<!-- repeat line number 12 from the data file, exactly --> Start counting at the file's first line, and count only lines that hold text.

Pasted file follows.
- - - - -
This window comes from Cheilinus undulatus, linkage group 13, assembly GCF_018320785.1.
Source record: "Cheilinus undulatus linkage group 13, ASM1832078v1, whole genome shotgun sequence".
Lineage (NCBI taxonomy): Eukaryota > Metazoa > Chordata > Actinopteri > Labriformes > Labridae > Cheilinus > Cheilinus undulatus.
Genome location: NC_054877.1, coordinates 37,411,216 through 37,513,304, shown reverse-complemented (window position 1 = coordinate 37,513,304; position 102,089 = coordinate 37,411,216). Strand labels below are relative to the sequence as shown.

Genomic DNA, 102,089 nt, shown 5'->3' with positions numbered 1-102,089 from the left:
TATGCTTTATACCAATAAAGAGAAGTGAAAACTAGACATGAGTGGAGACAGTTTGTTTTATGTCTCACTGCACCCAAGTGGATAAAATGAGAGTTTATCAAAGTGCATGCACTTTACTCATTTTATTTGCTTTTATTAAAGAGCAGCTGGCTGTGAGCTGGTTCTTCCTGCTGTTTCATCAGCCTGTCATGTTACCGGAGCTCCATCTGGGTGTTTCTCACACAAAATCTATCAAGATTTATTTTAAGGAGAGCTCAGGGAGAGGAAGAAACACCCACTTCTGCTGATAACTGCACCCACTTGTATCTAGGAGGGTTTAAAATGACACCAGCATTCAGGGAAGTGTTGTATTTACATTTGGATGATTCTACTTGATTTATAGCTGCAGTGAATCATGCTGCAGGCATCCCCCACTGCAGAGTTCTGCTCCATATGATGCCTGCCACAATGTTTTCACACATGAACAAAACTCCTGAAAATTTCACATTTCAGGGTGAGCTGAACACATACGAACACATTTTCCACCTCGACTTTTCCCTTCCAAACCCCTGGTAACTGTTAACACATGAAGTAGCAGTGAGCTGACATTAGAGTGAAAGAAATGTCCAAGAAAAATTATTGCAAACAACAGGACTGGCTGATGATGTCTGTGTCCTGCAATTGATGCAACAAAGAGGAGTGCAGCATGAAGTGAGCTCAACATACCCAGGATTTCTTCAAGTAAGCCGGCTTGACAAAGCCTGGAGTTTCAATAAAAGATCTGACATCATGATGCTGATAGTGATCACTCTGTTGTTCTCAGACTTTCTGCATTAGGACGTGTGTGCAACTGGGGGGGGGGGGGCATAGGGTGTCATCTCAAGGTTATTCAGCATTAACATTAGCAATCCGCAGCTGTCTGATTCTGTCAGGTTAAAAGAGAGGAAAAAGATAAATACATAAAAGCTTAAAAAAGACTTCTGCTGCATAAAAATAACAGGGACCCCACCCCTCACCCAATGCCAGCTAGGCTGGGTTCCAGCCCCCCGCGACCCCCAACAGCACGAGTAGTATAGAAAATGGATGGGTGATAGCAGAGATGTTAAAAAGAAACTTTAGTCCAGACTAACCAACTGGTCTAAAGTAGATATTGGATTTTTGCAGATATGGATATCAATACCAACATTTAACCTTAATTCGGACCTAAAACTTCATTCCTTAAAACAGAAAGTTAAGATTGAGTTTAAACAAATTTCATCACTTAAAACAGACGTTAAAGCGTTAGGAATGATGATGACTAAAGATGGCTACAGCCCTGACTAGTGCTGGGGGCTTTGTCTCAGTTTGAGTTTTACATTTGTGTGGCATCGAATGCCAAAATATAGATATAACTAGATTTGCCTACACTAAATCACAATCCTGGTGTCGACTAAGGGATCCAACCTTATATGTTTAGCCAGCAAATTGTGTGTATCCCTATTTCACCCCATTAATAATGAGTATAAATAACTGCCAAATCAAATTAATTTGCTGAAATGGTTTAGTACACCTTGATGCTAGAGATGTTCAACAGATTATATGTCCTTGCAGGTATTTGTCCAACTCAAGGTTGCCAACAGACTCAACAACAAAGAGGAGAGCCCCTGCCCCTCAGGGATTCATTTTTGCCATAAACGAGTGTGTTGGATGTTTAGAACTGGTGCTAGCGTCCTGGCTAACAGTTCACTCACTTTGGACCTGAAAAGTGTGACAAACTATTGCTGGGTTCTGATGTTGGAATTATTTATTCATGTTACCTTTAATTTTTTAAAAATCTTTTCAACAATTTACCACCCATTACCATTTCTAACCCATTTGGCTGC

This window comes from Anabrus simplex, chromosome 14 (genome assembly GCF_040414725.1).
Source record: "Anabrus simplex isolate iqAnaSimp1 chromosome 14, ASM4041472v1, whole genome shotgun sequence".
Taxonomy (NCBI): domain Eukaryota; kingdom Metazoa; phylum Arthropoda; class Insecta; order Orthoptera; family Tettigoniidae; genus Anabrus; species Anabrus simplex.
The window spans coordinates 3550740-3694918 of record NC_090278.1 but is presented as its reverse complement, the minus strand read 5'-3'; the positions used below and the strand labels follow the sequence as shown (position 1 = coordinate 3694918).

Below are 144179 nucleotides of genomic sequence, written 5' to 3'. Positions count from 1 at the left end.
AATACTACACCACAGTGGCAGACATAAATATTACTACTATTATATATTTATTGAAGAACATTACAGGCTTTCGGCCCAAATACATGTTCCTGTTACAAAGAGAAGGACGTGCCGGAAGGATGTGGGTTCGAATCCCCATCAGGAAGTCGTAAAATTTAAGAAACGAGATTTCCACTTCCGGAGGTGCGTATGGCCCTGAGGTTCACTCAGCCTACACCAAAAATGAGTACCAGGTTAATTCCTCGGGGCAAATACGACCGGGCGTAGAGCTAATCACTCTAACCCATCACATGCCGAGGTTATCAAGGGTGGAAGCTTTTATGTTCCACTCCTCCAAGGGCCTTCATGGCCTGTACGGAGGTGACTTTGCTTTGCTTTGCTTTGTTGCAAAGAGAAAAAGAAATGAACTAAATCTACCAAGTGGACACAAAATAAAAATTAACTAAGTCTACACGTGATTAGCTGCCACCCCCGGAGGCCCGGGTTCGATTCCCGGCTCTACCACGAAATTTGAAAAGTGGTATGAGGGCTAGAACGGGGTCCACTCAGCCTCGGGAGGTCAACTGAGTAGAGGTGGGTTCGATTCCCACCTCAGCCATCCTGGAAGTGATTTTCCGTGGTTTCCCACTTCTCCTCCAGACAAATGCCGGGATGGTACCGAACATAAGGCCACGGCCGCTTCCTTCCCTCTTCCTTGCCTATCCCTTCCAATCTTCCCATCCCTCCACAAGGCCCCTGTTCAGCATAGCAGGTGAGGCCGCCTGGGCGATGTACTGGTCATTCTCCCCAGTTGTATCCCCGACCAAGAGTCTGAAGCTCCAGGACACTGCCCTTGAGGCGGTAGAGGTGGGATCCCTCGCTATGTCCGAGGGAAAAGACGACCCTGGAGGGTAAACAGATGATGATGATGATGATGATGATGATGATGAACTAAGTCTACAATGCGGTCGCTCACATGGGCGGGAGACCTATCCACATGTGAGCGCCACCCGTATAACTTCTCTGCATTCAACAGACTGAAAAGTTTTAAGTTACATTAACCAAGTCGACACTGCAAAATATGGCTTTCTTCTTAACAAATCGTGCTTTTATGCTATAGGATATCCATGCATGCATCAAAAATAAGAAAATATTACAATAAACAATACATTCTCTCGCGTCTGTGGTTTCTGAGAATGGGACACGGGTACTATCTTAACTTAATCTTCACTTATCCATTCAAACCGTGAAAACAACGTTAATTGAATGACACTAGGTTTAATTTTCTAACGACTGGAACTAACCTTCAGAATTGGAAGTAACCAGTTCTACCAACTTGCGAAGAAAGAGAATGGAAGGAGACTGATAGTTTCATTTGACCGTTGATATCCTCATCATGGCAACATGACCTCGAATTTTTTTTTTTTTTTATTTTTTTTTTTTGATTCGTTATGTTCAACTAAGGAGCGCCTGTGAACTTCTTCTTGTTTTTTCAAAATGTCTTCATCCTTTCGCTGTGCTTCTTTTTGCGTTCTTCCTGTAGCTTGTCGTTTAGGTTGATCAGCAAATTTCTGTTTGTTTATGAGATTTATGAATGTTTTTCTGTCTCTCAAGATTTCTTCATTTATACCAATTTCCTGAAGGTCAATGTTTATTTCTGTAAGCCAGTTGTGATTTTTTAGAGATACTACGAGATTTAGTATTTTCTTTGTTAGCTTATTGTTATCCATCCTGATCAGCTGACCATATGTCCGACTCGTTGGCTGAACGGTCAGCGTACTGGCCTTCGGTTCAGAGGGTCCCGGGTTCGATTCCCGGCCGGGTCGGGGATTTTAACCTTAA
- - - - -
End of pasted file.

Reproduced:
AATACTACACCACAGTGGCAGACATAAATATTACTACTATTATATATTTATTGAAGAACATTACAGGCTTTCGGCCCAAATACATGTTCCTGTTACAAAGAGAAGGACGTGCCGGAAGGATGTGGGTTCGAATCCCCATCAGGAAGTCGTAAAATTTAAGAAACGAGATTTCCACTTCCGGAGGTGCGTATGGCCCTGAGGTTCACTCAGCCTACACCAAAAATGAGTACCAGGTTAATTCCTCGGGGCAAATACGACCGGGCGTAGAGCTAATCACTCTAACCCATCACATGCCGAGGTTATCAAGGGTGGAAGCTTTTATGTTCCACTCCTCCAAGGGCCTTCATGGCCTGTACGGAGGTGACTTTGCTTTGCTTTGCTTTGTTGCAAAGAGAAAAAGAAATGAACTAAATCTACCAAGTGGACACAAAATAAAAATTAACTAAGTCTACACGTGATTAGCTGCCACCCCCGGAGGCCCGGGTTCGATTCCCGGCTCTACCACGAAATTTGAAAAGTGGTATGAGGGCTAGAACGGGGTCCACTCAGCCTCGGGAGGTCAACTGAGTAGAGGTGGGTTCGATTCCCACCTCAGCCATCCTGGAAGTGATTTTCCGTGGTTTCCCACTTCTCCTCCAGACAAATGCCGGGATGGTACCGAACATAAGGCCACGGCCGCTTCCTTCCCTCTTCCTTGCCTATCCCTTCCAATCTTCCCATCCCTCCACAAGGCCCCTGTTCAGCATAGCAGGTGAGGCCGCCTGGGCGATGTACTGGTCATTCTCCCCAGTTGTATCCCCGACCAAGAGTCTGAAGCTCCAGGACACTGCCCTTGAGGCGGTAGAGGTGGGATCCCTCGCTATGTCCGAGGGAAAAGACGACCCTGGAGGGTAAACAGATGATGATGATGATGATGATGATGATGATGAACTAAGTCTACAATGCGGTCGCTCACATGGGCGGGAGACCTATCCACATGTGAGCGCCACCCGTATAACTTCTCTGCATTCAACAGACTGAAAAGTTTTAAGTTACATTAACCAAGTCGACACTGCAAAATATGGCTTTCTTCTTAACAAATCGTGCTTTTATGCTATAGGATATCCATGCATGCATCAAAAATAAGAAAATATTACAATAAACAATACATTCTCTCGCGTCTGTGGTTTCTGAGAATGGGACACGGGTACTATCTTAACTTAATCTTCACTTATCCATTCAAACCGTGAAAACAACGTTAATTGAATGACACTAGGTTTAATTTTCTAACGACTGGAACTAACCTTCAGAATTGGAAGTAACCAGTTCTACCAACTTGCGAAGAAAGAGAATGGAAGGAGACTGATAGTTTCATTTGACCGTTGATATCCTCATCATGGCAACATGACCTCGAATTTTTTTTTTTTTTTATTTTTTTTTTTTGATTCGTTATGTTCAACTAAGGAGCGCCTGTGAACTTCTTCTTGTTTTTTCAAAATGTCTTCATCCTTTCGCTGTGCTTCTTTTTGCGTTCTTCCTGTAGCTTGTCGTTTAGGTTGATCAGCAAATTTCTGTTTGTTTATGAGATTTATGAATGTTTTTCTGTCTCTCAAGATTTCTTCATTTATACCAATTTCCTGAAGGTCAATGTTTATTTCTGTAAGCCAGTTGTGATTTTTTAGAGATACTACGAGATTTAGTATTTTCTTTGTTAGCTTATTGTTATCCATCCTGATCAGCTGACCATATGTCCGACTCGTTGGCTGAACGGTCAGCGTACTGGCCTTCGGTTCAGAGGGTCCCGGGTTCGATTCCCGGCCGGGTCGGGGATTTTAACCTTAA